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Sir Norman (Lord) Foster

Updated Monday, 26th November 2001

Norman Foster approached design with a belief that workplaces could be better.

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Norman Foster

(1935 - )


Famous Buildings:
Hong Kong and Shanghai Bank, Hong Kong
Commerzbank Tower, Frankfurt
Stansted Airport, Essex

In The Footsteps of Giants

No examination of British modernist architecture would be complete without reference to Sir Norman Foster, one of the world's most successful and highly regarded architects. With offices in London, Berlin, and Hong Kong, and a global staff of five hundred, Norman Foster is a genuinely international architect, and a household name.

In a thirty-five year career, he has won over 150 awards including Gold Medals from the RIBA and the American Institute of Architects, France's Grande Medaille d'Or, and the Pritzker Prize (the profession's 'Nobel Prize').

Norman Foster had an interest in architecture from an early age, but being from a working class background there was no guarantee that he would be able to pursue such a career.

Hard work in a variety of jobs (including a stint as a nightclub bouncer) enabled him to study architecture at Manchester University, where he won nearly every prize and scholarship going- many of which allowed him to travel and to visit the work of his heroes Le Corbusier and Ludwig Mies Van Der Rohe.

On one such scholarship at Yale University in the US, Foster could count among his teachers Serge Chermayeff and James Stirling. Among his fellow students was Richard Rogers.

"Anything Is Possible"

One year after his return to Britain in 1962, Foster and Rogers joined forces to form Team 4. This collaboration would only last four years, but saw Foster begin to experiment with his favourite materials of steel and glass, producing early examples of 'high tech' architecture, like the Reliance Controls factory in Swindon in 1965.

After parting company with Richard Rogers in 1967, Norman and his wife Wendy set up Foster Associates, and began a productive collaboration with the eminent American inventor and philosopher, Buckminster Fuller. Fuller believed that humanity's problems could be solved through the relentless pursuit of technological progress.

The young Foster found him to be an inspiration, remarking "The thing about Bucky is that he made you believe anything is possible." Fuller's influence lives on: Foster's Swiss Reinsurance Building in London, on which work began in 1999, is a giant gherkin shaped glass tower which will include a series of 'skygardens', giving the building its own microclimate and eliminating the need for air conditioning, and is a concept which the two men had originally discussed in the 1970s.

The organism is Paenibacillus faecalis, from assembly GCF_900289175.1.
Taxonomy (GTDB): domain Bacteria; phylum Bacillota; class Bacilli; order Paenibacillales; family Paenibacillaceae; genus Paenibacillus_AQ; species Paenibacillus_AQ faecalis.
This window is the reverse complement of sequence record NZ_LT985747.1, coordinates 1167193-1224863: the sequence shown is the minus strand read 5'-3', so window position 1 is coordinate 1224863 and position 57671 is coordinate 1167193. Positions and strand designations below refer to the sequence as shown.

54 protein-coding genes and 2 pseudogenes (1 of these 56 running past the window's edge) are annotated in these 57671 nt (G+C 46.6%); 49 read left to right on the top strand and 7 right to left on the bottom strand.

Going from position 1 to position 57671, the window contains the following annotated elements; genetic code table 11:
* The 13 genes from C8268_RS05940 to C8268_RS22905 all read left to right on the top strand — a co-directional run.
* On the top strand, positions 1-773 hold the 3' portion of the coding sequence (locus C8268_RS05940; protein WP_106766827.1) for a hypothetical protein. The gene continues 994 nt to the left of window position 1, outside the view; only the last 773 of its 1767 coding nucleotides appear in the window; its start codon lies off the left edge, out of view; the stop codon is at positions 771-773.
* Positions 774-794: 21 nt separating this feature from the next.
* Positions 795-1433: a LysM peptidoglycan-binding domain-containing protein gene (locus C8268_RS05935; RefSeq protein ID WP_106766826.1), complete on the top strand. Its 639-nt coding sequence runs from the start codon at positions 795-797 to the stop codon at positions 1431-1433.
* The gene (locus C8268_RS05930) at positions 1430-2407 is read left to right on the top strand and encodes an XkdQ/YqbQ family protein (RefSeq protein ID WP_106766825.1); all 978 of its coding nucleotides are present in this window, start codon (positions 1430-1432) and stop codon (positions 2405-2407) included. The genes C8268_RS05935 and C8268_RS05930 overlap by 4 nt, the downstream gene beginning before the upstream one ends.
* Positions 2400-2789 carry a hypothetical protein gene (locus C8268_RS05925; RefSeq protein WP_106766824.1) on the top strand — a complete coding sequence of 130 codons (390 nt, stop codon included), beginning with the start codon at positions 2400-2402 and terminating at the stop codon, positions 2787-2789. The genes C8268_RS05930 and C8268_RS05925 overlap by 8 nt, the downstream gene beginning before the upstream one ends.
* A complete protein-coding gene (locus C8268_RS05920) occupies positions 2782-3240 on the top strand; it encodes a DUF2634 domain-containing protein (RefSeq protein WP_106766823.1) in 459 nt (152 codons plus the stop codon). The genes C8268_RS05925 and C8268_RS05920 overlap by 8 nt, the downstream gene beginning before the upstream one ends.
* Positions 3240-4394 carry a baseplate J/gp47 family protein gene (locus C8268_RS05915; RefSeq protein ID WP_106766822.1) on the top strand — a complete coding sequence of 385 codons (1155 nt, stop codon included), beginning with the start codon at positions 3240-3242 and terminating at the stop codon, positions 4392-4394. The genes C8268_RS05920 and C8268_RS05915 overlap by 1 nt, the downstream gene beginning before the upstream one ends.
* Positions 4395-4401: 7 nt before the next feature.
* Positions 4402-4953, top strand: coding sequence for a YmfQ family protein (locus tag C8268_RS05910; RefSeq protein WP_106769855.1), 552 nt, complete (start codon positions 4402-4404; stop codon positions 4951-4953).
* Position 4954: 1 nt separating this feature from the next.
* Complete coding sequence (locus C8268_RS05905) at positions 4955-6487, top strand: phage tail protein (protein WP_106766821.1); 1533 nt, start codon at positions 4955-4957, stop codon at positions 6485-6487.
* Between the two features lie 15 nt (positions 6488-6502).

The International Architect

And at the time of these discussions, Foster's star was rising. Through projects like 1975's Willis Faber & Dumas HQ in Ipswich (a curving glass-fronted building which incorporated an Olympic-sized swimming pool, restaurant and staff picnic area and was, according to Foster "a conscious effort to elevate the workplace"), and 1977's Sainsbury Centre for Visual Arts in East Anglia, he forged his now trademark mastery of light, space and technology, building breathtakingly modern and socially sensitive projects at a time when British architecture was still suffering the fallout from the collapse of Ronan Point.

In 1979, Foster won the competition to build the headquarters of the Hong Kong and Shanghai Banking Corporation, now recognised as one of the great buildings of the twentieth century. Housing 3,500 workers, and soaring fifty storeys high, the Bank is specially designed to allow light to flood into its interior, and includes a landscaped space at its base which has become one of Hong Kong's most popular public spaces.

In the 1990s, Foster built the highest building in Europe (the Commerzbank Building), the world's biggest airport (Chep Lap Kok in Hong Kong, which is visible from space) as well as the critically acclaimed Stansted Airport outside London), and rebuilt Berlin's Reichstag, legislature of Europe's biggest democracy.

Foster's Modernism is not the bland modernism of the municipal council block, instead it is a grand, ambitious modernism, which seeks at every opportunity to harness technology to create ecologically sound, socially benign, and consistently spectacular architectural solutions to the problems of living, working, and travelling in a crowded world.

The revival of the heroic aims of the Modern Movement in the 1990s is due in no small part to the efforts of an architect who has consistently championed the cause of human and technological progress in his work.


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